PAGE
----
Calgary clinic offers 'pay what you can' for clients unable to afford mental health services

As demand for mental health supports grows in Calgary while the economy continues to sputter, a private psychology practice is offering a pay-what-you-can option for its patients.

'I do get to feel like I’m doing something effective here,' says psychologist

Joel Roos and his wife, Jessy Roos, offer psychological services on a pay-what-you-can basis at their Calgary clinic, Cultivate. (Jennifer Lee/CBC)

With demand for mental health services growing while the economy continues to sputter, a Calgary private psychology practice is offering a pay-what-you-can option for its patients.

Jessy Roos, executive director of Cultivate, says the economic downturn means more people are struggling and wait lists are growing, both in the publicly funded and non-profit sectors.

"There's just more people out there that need it than there is availability of spaces," she said.

So the clinic is telling its clients to pay what they can — even if it's nothing.

Most Alberta psychologists charge about $200 an hour, the rate recommended by the Psychologists' Association of Alberta.

"You can find someone if you're in crisis. You can find someone for six sessions. But if you need more than that, that's really the gap we're trying to cover here, is that ongoing where you can build a relationship, you can learn the skills, you can try out the new hard things and start actually feeling better," Roos said.

Jessy Roos's husband, Joel Roos, a registered psychologist and Cultivate's clinical director, says the downturn in Alberta's economy has forced some agencies in the public and private sectors to trim mental health programs by, for example, putting new caps on the number of sessions a patient can have with a counsellor.

"People have referenced their AHS supports around mental health specifically, where they could previously see a mental health therapist or psychologist as often as they needed through their clinic. Now they were told that because they've seen someone more than six times in the last year, they're no longer eligible for service."

Roos said he has also heard anecdotally that some people in need of specialized mental health services are facing year-long wait times.

Cost can be a barrier 

Charmaine Lowe, one of the firm's clients, doesn't have full-time work and has no benefits coverage. She was looking for some help with anxiety associated with the pressure of searching for a job in a new city.

"When you're already … under-employed and constantly looking for work, spending $200 an hour to see a counsellor is completely out of the question. So I was really happy when I saw they had a pay-what-you-can service," she said.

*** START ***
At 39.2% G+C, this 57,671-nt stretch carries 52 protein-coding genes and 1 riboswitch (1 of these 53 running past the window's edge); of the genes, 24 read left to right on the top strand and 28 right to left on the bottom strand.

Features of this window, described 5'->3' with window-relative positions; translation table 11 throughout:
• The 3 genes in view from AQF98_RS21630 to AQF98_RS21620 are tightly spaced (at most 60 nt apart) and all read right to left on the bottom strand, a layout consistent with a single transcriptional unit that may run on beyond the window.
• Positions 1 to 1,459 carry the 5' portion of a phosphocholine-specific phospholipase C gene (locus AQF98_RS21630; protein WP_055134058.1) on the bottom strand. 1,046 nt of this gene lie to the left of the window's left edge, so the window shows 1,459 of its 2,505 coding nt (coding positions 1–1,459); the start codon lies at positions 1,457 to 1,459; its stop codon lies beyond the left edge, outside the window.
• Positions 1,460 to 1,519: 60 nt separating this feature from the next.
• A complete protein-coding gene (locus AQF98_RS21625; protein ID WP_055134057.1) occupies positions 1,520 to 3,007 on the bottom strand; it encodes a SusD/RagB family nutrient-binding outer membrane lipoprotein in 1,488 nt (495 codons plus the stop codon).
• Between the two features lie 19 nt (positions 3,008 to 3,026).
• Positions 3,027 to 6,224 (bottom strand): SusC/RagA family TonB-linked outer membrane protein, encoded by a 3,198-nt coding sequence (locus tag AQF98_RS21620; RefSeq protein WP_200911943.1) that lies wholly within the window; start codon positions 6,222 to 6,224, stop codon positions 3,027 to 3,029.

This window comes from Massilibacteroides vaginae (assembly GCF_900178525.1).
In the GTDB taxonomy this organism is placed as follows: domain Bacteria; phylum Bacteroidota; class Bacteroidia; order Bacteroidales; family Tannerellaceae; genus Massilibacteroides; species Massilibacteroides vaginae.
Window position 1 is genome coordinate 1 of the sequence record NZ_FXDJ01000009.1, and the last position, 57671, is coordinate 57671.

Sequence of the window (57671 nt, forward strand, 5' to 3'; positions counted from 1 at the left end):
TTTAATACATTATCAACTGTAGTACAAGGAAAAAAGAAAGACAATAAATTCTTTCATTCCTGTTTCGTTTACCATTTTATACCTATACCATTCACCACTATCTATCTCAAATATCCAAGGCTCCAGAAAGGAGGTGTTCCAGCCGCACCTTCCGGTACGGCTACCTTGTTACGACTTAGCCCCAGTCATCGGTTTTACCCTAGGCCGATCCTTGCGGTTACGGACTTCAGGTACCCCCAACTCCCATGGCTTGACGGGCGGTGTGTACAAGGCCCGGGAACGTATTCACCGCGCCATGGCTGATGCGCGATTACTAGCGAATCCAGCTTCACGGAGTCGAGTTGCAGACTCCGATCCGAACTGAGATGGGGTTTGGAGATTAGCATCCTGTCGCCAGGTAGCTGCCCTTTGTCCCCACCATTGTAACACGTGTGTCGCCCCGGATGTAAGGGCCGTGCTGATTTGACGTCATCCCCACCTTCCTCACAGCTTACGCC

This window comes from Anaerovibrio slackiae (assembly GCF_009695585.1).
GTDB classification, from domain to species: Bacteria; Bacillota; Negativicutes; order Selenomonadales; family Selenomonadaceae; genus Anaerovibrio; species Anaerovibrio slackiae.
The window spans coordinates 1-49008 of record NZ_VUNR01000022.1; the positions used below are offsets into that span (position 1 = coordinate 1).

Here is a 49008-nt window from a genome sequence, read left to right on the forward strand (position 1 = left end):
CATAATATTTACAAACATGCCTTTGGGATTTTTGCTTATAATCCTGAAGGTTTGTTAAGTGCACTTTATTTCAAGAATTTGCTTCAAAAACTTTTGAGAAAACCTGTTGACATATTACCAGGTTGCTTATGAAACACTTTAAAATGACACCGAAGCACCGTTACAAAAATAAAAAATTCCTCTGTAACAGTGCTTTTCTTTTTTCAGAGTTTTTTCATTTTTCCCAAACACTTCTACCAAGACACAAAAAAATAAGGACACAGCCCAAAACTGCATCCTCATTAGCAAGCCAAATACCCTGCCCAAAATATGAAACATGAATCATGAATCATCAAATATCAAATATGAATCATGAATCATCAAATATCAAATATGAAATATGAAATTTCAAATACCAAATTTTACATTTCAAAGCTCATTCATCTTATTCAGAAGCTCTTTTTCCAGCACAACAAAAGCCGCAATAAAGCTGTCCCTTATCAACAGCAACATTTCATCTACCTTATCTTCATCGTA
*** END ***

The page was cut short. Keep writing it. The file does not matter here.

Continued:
"Who can afford $800 a month to see someone once a week? That's completely inaccessible. I would not have been able to afford mental health services had it not been for 'pay what you can,'" she said.

Roos says he personally reserves 25 per cent of his schedule for pro bono and sliding scale services.

"I'm not looking to puff myself up at all or give myself an extra pat on the back about it, but I do get to feel like I'm doing something effective here," he said.

While "pay what you can" is not common in private practice, there are some other options in the city.

Two years ago, the University of Calgary's psychology department opened a clinic where supervised graduate students provide psychotherapy on a sliding scale based on self-reported household income.

Clinic director Joshua Madsen says a wide variety of services are provided, including child and adolescent psychotherapy and group anxiety counselling and, for adults, cognitive behavioural therapy for social anxiety and for depression.

"We want to fill in any perceived gaps in care in the Calgary community and we want to reach people who we feel wouldn't otherwise have access to high-quality psychological services.

The clinic is a training ground for the doctoral program in clinical psychology at the University of Calgary. The counsellors work under the supervision of registered doctoral psychologists.


To encourage thoughtful and respectful conversations, first and last names will appear with each submission to CBC/Radio-Canada's online communities (except in children and youth-oriented communities). Pseudonyms will no longer be permitted.

By submitting a comment, you accept that CBC has the right to reproduce and publish that comment in whole or in part, in any manner CBC chooses. Please note that CBC does not endorse the opinions expressed in comments. Comments on this story are moderated according to our Submission Guidelines. Comments are welcome while open. We reserve the right to close comments at any time.

Become a CBC Member

Join the conversation  Create account

Already have an account?